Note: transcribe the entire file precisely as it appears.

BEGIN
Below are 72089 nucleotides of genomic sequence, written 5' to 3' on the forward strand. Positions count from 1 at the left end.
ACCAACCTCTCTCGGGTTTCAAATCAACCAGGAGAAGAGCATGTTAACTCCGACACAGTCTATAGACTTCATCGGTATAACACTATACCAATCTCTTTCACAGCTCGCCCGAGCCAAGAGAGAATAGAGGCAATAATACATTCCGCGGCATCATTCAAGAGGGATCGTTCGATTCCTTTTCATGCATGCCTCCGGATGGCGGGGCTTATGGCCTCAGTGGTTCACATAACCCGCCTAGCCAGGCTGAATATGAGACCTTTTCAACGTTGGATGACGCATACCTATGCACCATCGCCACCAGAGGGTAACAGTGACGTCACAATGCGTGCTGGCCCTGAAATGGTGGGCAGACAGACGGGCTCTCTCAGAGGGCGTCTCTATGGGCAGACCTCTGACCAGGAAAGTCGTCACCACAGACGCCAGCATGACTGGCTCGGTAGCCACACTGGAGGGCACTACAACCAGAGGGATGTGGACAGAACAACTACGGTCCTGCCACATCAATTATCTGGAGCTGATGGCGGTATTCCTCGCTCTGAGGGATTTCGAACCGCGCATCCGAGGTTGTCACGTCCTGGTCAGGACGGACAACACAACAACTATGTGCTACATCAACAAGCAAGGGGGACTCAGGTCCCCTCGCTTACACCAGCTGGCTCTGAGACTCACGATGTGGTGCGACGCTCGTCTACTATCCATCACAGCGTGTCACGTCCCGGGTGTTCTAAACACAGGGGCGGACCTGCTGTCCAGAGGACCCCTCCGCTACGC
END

Below are 72089 nucleotides of genomic sequence, written 5' to 3' on the forward strand. Positions count from 1 at the left end.
ACCAACCTCTCTCGGGTTTCAAATCAACCAGGAGAAGAGCATGTTAACTCCGACACAGTCTATAGACTTCATCGGTATAACACTATACCAATCTCTTTCACAGCTCGCCCGAGCCAAGAGAGAATAGAGGCAATAATACATTCCGCGGCATCATTCAAGAGGGATCGTTCGATTCCTTTTCATGCATGCCTCCGGATGGCGGGGCTTATGGCCTCAGTGGTTCACATAACCCGCCTAGCCAGGCTGAATATGAGACCTTTTCAACGTTGGATGACGCATACCTATGCACCATCGCCACCAGAGGGTAACAGTGACGTCACAATGCGTGCTGGCCCTGAAATGGTGGGCAGACAGACGGGCTCTCTCAGAGGGCGTCTCTATGGGCAGACCTCTGACCAGGAAAGTCGTCACCACAGACGCCAGCATGACTGGCTCGGTAGCCACACTGGAGGGCACTACAACCAGAGGGATGTGGACAGAACAACTACGGTCCTGCCACATCAATTATCTGGAGCTGATGGCGGTATTCCTCGCTCTGAGGGATTTCGAACCGCGCATCCGAGGTTGTCACGTCCTGGTCAGGACGGACAACACAACAACTATGTGCTACATCAACAAGCAAGGGGGACTCAGGTCCCCTCGCTTACACCAGCTGGCTCTGAGACTCACGATGTGGTGCGACGCTCGTCTACTATCCATCACAGCGTGTCACGTCCCGGGTGTTCTAAACACAGGGGCGGACCTGCTGTCCAGAGGACCCCTCCGCTACGC